In recent months I have been encountering more and more older (50+) people who are busy starting up their own business. There are lots of reasons for this, and if you read this article at USA today they attribute the trend to:
1. Corporate layoffs – clearly more relevant in the USA than Australia.
2. Shifting values – people wanting to take control of their lives and actually have a life instead of the corporate treadmill.
3. An ageing population.
4. Innovative technology – this makes it easier and often cheaper to start a new business.
5. Business skills – the 50+ market has a lot of skill in the business world.
I have so much admiration for people who leave the semi-secure corporate world to enter the somewhat erratic and insecure world of self employment. It is a big step and it really takes courage. But, the reality is that this is an excellent time to start a business as long as you can get past the worry and lack of financial security.
It is certainly easier to start a business these days. There are “soft” businesses like EBay which really holds little or no risk to the business owner. There are many franchises targeted at the older buyer, with the realisation that there is a big market for products and services to be sold within the Baby Boomer’s demographic. Who better to sell to them – other Baby Boomers.
And if you are a little more mature, and you think you are getting a little long in the tooth to start your career as an entrepreneur – rest assured many very successful business owners didn’t get started until they were over fifty.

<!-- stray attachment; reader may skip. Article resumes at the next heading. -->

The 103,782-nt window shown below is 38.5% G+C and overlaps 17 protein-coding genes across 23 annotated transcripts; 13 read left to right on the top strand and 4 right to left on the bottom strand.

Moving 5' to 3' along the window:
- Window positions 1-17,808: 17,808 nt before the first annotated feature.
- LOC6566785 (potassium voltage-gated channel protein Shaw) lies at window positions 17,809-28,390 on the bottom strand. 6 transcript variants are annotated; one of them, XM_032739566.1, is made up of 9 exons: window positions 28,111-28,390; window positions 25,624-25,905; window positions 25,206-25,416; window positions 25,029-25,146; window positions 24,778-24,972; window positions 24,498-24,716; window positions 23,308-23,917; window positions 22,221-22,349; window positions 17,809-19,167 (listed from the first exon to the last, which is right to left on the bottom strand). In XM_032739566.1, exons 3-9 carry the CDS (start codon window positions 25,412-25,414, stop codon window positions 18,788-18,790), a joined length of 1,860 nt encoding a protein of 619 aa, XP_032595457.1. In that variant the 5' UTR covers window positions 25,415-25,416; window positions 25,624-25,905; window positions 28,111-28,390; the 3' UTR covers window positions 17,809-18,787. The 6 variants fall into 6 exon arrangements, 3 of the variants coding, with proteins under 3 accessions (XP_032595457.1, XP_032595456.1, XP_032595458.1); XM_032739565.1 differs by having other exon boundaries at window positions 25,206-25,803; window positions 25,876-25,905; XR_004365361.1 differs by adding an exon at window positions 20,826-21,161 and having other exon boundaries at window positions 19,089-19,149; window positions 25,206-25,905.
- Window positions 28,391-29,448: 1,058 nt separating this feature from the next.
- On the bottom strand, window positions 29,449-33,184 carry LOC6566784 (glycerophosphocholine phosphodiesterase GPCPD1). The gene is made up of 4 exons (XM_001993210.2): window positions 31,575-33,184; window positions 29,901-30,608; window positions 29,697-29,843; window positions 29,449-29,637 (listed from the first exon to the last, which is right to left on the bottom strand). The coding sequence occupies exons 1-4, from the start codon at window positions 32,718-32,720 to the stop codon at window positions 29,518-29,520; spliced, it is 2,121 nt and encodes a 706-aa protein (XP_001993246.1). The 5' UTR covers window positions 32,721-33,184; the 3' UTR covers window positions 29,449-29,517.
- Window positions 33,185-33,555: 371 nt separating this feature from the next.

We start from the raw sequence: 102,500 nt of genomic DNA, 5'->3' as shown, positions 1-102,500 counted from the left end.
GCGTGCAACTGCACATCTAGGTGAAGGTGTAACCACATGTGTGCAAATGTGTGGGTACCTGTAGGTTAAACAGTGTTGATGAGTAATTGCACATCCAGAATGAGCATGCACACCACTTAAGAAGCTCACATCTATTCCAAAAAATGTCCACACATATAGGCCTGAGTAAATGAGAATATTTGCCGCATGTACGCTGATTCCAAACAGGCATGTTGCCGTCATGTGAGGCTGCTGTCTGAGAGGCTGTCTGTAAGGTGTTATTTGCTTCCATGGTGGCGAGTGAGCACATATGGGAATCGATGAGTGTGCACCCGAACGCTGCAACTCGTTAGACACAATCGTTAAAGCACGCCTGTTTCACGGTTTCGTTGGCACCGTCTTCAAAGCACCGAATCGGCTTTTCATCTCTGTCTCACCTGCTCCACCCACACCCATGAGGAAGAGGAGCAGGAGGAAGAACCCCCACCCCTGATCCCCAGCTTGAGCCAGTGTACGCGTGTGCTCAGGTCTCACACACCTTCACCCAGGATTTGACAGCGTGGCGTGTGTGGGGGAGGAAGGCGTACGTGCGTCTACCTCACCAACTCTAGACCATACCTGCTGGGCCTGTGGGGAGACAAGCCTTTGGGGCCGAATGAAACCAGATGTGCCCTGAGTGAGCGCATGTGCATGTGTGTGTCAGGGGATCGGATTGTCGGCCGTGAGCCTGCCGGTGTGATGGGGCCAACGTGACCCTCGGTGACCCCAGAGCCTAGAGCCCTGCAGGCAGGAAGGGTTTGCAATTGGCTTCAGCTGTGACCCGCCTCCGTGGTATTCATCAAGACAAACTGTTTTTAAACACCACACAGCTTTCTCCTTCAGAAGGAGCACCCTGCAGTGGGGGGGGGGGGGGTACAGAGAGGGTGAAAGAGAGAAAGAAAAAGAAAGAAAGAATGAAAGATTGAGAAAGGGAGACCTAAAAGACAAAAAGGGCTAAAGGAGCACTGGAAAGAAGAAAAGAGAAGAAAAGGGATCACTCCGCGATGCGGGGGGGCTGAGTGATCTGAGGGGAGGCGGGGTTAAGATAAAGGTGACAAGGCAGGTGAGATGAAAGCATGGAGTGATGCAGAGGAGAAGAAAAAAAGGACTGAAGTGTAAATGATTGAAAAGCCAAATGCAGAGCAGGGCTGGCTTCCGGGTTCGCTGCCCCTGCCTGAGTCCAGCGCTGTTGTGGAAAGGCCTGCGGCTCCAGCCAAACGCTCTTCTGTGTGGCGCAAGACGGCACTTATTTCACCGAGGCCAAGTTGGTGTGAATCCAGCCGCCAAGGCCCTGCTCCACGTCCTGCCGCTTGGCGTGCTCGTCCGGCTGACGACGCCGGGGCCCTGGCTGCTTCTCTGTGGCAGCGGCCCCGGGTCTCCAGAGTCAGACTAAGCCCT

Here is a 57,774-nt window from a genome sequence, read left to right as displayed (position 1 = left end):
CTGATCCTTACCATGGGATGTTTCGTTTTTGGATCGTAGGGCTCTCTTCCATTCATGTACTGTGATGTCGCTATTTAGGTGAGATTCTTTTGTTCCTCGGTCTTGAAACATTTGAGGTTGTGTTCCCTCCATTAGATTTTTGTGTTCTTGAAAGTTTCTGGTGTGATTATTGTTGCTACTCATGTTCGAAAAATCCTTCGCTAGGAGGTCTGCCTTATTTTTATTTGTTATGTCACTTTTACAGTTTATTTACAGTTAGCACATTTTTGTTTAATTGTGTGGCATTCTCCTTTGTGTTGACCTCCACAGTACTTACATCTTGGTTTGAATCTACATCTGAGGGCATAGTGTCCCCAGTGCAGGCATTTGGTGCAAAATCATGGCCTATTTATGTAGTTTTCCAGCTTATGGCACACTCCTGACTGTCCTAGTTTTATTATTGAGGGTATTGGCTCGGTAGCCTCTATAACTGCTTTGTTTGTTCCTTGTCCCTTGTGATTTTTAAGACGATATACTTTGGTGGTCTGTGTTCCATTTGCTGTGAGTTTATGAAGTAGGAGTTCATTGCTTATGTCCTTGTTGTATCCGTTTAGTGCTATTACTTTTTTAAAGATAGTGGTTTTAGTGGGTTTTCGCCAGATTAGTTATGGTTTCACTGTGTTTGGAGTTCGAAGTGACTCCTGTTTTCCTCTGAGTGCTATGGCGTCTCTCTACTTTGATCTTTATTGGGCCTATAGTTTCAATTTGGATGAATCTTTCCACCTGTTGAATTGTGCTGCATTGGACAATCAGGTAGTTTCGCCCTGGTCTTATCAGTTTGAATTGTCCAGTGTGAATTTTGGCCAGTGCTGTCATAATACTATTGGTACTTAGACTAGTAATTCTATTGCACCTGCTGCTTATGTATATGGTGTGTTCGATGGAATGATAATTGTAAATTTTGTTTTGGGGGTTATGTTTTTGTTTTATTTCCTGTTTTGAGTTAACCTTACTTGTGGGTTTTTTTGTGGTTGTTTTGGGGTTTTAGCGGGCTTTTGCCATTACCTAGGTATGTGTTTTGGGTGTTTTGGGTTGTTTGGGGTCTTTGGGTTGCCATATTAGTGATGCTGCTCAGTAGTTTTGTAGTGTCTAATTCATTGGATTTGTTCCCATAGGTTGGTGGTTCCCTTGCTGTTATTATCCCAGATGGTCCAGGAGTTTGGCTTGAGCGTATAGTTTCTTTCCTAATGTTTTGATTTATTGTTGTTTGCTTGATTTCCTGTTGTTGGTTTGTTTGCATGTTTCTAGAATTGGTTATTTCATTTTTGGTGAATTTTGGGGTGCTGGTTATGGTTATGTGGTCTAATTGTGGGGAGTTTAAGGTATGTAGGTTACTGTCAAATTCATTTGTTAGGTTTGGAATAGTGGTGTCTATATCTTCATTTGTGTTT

Two of the most famous mature entrepreneurs feed the masses, but with slightly different food. Colonel Sanders of Kentucky Fried Chicken fame needs little introduction. Even though he had run his own diner he didn’t embark on his franchising and global expansion of KFC until he was sixty years old. In ten years he had over 600 franchisees.
Secondly is Louise Hay, who started a global publishing and new age movement after her fiftieth birthday. Drawing on her own life experiences, Louise realised that things had to change so in her own life and she documented the steps she took towards a better life.
As people noticed the profound changes in her, she realised that she was not alone and in fact, many people wanted to make similar changes. So she started to share her own journey and experiences with like minded people, to the point where Hay House publishing has produced millions of books, products and events around the world and many say, this company has done more to help people that any other company on the planet.
I think we are going to see an entire new entrepreneurial generation evolving in the next 20 years and I think it is going to be very impressive. Maturity, calm, financial resources, energy, time, a supportive network and wisdom are all significant contributors to running a successful business and the older entrepreneurs – or the Boompreneurs, have it all.